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Saturday, December 08, 2007

What a Difference A Year Makes Part 2

(this post comes from the journal I wrote in my first 18 months of homeschooling)

The Lost Files
Prologue
What a Difference A Year Makes Part 1


At this point one year ago, we realized there was nothing we could do to help our
children excel within the school system. Looking at our own educational history and that of relatives and friends with similar backgrounds as ourselves, it was apparent that problems this early on in ones academic career meant sure failure in the end. We had to do something and we had to do it now. We decided to homeschool our children.

A year has passed since we made the decision. We had them stay in school for the
remainder of the year in order to do research, and to prepare for the great task of teaching our kids. This was not an easy endeavor by any means. The time I spent reading and doing research did help to prepare me for the task, but the thought of shouldering such responsibility often kept me awake at nights.

When the children left public school last May, I slowly introduced them to the idea of learning every day. I mostly gave them books and watched. Because they did not like the prospect of doing schoolwork in the summer, I did not push. Nevertheless, I did test them to find out if they had any holes in their education, and when I found such a hole (like my son having no knowledge or Roman Numerals or my daughter not understanding when to borrow in subtraction and when not to borrow) I filled in the blanks. We took the time to get a feel for each other during that first summer and when it was over, we officially started homeschooling.

At this date, one year has passed since we decided to homeschool, and it has been six months since this academic year has begun. I am proud to say that the problems we had last year this time are no more.

Jordan is still as energetic and distractible as before, but her confidence level soars. She is happy, has many friends and knows for sure that all the adults in her life absolutely adore her. We do not receive report cards any more, but other adults do assess her, so I am not just bragging. For one, her piano teacher is much happier with her progress than she was last year.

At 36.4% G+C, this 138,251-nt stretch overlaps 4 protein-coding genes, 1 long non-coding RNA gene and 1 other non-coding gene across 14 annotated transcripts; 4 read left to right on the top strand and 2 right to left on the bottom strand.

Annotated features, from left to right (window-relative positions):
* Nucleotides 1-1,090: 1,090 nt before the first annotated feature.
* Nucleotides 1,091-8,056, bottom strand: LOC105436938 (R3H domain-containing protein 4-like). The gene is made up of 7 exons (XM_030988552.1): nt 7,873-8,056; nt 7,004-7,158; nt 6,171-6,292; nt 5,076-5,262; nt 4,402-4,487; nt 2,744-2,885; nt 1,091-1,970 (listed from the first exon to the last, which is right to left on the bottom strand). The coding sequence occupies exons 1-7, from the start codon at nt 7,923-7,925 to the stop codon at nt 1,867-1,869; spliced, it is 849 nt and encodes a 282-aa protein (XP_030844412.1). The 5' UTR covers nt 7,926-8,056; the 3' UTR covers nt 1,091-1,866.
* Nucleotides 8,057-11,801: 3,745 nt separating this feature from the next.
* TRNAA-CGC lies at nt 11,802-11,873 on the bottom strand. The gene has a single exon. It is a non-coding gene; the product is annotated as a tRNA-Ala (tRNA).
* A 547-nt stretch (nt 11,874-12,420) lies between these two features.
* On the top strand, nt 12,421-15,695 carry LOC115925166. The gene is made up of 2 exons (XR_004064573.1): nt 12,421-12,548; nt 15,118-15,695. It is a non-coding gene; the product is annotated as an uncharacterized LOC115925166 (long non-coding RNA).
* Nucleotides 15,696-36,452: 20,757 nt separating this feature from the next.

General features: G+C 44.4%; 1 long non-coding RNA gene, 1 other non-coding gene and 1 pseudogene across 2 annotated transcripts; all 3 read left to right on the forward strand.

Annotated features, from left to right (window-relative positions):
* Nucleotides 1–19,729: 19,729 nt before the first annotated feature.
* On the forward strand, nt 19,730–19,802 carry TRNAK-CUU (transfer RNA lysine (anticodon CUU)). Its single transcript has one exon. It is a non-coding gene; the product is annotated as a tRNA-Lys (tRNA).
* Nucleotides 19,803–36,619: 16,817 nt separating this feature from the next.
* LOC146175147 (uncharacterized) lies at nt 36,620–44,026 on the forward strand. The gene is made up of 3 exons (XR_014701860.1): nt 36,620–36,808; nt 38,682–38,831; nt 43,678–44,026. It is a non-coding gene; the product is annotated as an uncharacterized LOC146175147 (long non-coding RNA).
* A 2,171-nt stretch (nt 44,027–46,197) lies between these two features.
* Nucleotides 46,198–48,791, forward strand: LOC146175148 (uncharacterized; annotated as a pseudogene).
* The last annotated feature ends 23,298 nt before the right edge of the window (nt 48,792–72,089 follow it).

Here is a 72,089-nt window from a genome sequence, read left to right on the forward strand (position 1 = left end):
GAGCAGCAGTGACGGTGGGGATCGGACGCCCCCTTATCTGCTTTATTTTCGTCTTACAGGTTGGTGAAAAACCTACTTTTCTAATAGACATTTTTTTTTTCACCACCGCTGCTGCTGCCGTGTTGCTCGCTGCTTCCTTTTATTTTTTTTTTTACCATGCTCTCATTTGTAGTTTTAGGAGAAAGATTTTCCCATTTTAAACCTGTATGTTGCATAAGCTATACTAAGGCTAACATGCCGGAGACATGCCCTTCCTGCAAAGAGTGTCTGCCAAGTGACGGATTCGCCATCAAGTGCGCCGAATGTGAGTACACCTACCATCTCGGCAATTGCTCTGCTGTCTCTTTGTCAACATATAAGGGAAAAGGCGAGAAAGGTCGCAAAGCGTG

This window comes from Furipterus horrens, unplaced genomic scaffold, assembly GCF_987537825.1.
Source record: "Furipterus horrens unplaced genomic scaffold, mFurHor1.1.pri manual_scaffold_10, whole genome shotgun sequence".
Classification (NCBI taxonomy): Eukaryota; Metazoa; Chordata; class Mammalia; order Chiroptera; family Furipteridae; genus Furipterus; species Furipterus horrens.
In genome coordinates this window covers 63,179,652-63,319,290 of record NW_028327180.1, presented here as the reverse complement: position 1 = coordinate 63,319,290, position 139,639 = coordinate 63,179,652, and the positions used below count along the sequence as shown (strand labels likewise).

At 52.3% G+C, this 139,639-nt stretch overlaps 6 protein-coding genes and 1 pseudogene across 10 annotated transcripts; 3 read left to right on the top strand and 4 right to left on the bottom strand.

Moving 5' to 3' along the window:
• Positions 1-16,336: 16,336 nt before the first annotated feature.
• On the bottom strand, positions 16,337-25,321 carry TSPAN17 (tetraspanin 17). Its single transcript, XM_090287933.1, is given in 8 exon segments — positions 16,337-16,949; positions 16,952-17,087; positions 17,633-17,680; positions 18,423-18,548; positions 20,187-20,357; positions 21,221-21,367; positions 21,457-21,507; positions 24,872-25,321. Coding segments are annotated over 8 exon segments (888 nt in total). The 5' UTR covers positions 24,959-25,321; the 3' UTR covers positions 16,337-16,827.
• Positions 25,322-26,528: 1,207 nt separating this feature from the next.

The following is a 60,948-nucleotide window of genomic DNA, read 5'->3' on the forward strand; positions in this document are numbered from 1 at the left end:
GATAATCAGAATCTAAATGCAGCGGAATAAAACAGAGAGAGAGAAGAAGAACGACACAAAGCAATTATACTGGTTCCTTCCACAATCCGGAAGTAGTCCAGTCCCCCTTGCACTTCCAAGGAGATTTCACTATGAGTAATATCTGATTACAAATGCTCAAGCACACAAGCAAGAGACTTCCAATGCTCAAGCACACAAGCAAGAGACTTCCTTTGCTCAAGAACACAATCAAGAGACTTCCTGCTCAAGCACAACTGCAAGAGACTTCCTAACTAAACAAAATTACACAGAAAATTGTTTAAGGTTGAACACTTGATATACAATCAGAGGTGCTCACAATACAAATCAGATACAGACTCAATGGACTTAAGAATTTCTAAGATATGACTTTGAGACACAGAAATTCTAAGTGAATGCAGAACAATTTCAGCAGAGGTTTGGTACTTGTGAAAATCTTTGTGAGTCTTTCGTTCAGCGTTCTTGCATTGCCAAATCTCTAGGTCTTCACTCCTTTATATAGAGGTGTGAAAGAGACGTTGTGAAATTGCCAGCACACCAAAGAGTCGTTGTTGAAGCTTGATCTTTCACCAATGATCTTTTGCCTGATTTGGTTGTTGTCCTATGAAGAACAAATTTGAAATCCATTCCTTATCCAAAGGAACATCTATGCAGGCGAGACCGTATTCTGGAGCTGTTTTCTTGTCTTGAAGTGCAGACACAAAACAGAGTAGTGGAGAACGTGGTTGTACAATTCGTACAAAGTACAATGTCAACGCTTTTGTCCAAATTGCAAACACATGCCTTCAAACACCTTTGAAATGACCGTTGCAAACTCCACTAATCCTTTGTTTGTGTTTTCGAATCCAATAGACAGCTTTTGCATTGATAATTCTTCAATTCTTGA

She has an easier time with the lessons now because she is not an emotional wreck by the time she gets to her lesson. Small errors do not leave her in tears thinking that she is stupid and worthless. Both the Piano teacher and her Tae Kwon Do instructor tell me that she had matured greatly in the last year. They both see marked improvement in her behavior.

Yes, she still is very hyperactive, yet she remains un-medicated. Since there is no one for her to bother while she is doing her school work, she often does it while standing, fidgeting, singing, and even jumping up and down. Such activity however has only enhanced the amount of knowledge she has been able to absorb, considering the fact that she has already finished a whole school year.

Jackson has always been mature for his age, but he is now in control over his emotions and so purposeful in his actions, instead of oversensitive and weepy like he was last year. He is very outspoken and never hesitates to ask questions from anyone and everyone who he thinks might hold a morsel of information that might be useful to him. He has many friends in church, Tae Kwon Do, and swimming class and has no problems getting along with others.

His health has also improved significantly, as he may now answer whenever nature calls. In fact he has gained a great deal of weight this year because his body is better absorbing nutrients. Our only worry now is that he may gain too much weight. The curriculum he is working on now is at 4th grade level, but he has electronic learning games that challenge him on math at 5th and 6th grade level with no problem. When he left school last year he was already reading on 7th grade level, but his comprehension was at 3rd grade level. This has is also now up to grade level.

I truly believe that had we not decided to homeschool our children that they would not have achieved these heights. They would continue to be unhappy, withdrawn, and
consider themselves as less than the brilliant children they are. What we have done is given them the freedom to learn without unnecessary rules and restrictions. They do not worry about grades and politics; they just concentrate on absorbing information.

In writing this, it is not my desire to convince you that you should homeschool your
children, but to give you support should you decide to homeschool. If you are on the
fence about whether or not you should homeschool, this book will give you a peek into this our first year as homeschoolers. You will see how we have decided to approach the endeavor and the processes that went into making decisions. If you decide not to homeschool, I hope that this can give you a bit of insight into the importance of taking charge of your children.s education. This is possible even while your children still attend public and parochial schools.



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